Re: How to delay action of ...[[i]] (Part[...,i])

*To*: mathgroup at smc.vnet.net*Subject*: [mg112300] Re: How to delay action of ...[[i]] (Part[...,i])*From*: Scott Graham <greylander at gmail.com>*Date*: Wed, 8 Sep 2010 00:59:26 -0400 (EDT)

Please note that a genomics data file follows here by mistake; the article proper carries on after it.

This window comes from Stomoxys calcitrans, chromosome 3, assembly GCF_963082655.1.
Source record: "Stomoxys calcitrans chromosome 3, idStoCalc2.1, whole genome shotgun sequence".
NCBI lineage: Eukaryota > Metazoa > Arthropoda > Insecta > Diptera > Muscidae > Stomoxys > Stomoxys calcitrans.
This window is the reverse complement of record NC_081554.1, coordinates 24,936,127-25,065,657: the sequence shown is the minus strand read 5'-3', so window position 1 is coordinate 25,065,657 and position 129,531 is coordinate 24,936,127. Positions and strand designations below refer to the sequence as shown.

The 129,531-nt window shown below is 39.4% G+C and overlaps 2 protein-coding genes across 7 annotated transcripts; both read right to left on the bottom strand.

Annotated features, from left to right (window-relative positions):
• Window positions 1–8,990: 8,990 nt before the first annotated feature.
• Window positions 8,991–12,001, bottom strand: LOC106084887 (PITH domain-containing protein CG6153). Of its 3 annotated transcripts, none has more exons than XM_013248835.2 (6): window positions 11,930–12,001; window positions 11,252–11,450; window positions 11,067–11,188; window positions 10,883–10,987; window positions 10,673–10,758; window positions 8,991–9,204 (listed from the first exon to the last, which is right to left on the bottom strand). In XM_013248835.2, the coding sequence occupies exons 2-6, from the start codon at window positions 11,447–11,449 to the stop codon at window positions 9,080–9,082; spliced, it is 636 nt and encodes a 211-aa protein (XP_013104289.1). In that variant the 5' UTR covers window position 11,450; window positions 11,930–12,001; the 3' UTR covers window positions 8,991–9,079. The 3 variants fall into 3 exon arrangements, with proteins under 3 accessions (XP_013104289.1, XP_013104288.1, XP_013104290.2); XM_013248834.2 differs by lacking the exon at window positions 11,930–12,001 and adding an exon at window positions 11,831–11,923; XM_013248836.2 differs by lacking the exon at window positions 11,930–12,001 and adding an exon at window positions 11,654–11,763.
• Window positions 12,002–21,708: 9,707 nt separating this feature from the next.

Hi Leonid, Thanks for you insights. Hopefully I have not inadvertently started a great debate. I was speaking loosely when referring to the "core" language. I merely refer to functionality is defined in Mathematica "by default", whether part of the kernel or defined at a higher level. It may well be that NDSolve is one of the few places that the issue of indexing lists before they are instantiated is likely to come up. But I imagine more than a few new Mathematica users may come to it initially to solve differential equations numerically (people coming from a physics background, for example), and the counter-intuitive manner in which indexing works is likely to frustrate them and make them go back to using Fortran or C before they have taken the time to understand what I have just figured out for myself (I happen to be very stubborn... and I happened to have some free time). Also people coming from a more traditional programming background will have certain intuitions regarding indexing of lists and arrays that will lead to confusion if and when what looks to them like an array index, [[]], surprisingly dismembers an expression. At the very least, an additional paragraph or two of explanation in the documentation for List[], Part[], and NDSolve[], perhaps in the "Possible Issues" section, would go a long way. Cheers, Scott On Tue, Sep 7, 2010 at 10:54 AM, Leonid Shifrin <lshifr at gmail.com> wrote: > > > On Tue, Sep 7, 2010 at 9:59 AM, Greylander <greylander at gmail.com> wrote: > >> I have answered my own question! And understand a bit more how to >> 'think' in Mathematica... >> >> The problem is that Part[[]] acts on any expression. What I have >> finally figured out is that I need a version of part (or a version of >> [[...]]) that acts *only* on lists (i.e. expressions with "List" >> head), and searching and exploring the documentation, I eventually >> learned how to do that. This will have exactly the desired result. >> >> Here is what I did: >> >> VPart[expr_List,k_] :=Part[expr,k] >> >> And I also define subscripting in an expression to invoke VPart[]: >> >> expr_List[Ctrl+-]k_ :=VPart[expr,k] >> >> Above the [Ctrl+-] means literally press the Ctrl key and the - >> (minus) key, so that "k_" will then be a subscript. >> >> Now I have one remaining question: why is there not something like >> this already defined in the core of Mathematica? It seems obvious (to >> me) that one would want a version of Part[] (element selection) >> restricted to List expressions only. >> > > To my mind, the kernel should contain either functionality which is not > easily reproduced with top-level Mathematica code (either because of > efficiency > or because the rest of the language is not sufficient to reproduce the > feature > in a satisfactory way), or functions which are so frequently used in > practice that the > convenience of having them as single commands overweights the conceptual > cost > of extending the kernel. Functions like Most and Rest I think can be > examples of the latter. > > As far as I can tell, your case with Part restricted on lists does not fall > into > either category. Restricted patterns give a powerful mechanism to define > functions > only on certain types of arguments - this is just what you used in your > implementation. > OTOH, at least in my experience, problems with Part applied to general > structures > when intended to work only on lists are pretty rare and I always treat > them as > programming mistakes on my side. And having Part work universally on > general > Mathematica expressions has major advantages in terms of simplicity and > consistency > of the language, which I think greatly overweight occasional puzzling > situations like the > one you encountered. > > In fact, one of the main reasons for my appreciation of Mathematica > language is that > it does expose enough of its internals to the user that in most cases one > can create > custom functions for whatever purposes one needs, and work around the lack > of > any particular function in the kernel, just as you did it here. But this > kind of extensibility > stems from the small number of "orthogonal" general functions (like Part, > or functions > related to patterns, such as Pattern, ReplaceAll, etc) much more than it > would from a > huge API for all tasks one can possibly think of. > > Regards, > Leonid > > > > >> >> >> >> >> On Sep 6, 4:13 am, Greylander <greylan... at gmail.com> wrote: >> > Consider the following toy example: >> > >> > in> goo[v_] := v.{1, 1}*(3 v) >> > in> foo[k_][v_] := goo[v] [[k]] >> > >> > in> goo[nnn] >> > out> 3 nnn nnn.{1, 1} >> > >> > in>foo[1][{2, 3}] >> > out>30 >> > >> > in> foo[2][nnn] >> > out>nnn >> > >> > Notice how in this last output, because the parameter nnn is >> > undefined, [[k]] ends up acting on the structure of the expression in >> > goo, but the intuitive behavior would be for evaluation of [[k]] to >> > also be delayed. The output I would like to see is: >> > >> > in>foo[2][nnn] >> > out> ( 3 nnn nnn.{1,1} ) [[2]] >> > in> nnn = {4,5} >> > % >> > out> 135 >> > >> > But of course it does not happen that way. >> > >> > I realize that Mathematica is a specification rather than procedural >> > language, but surely there is some reasonably elegant way to to delay >> > the effect of [[2]] above so it acts on the eventual result of >> > goo[nnn] and not on the structure of the expression. >> > >> > This is related to my other questions about using NDSolve on dependent >> > variables that have arbitrary structure and therefore require some >> > kind of indexing. >> > >> > There must some basic aspect of the Mathematica language that I have >> > missed which makes indexing and list manipulation more intuitive. (I >> > hope!) >> > >> > Anyone have any insights? >> >> >> >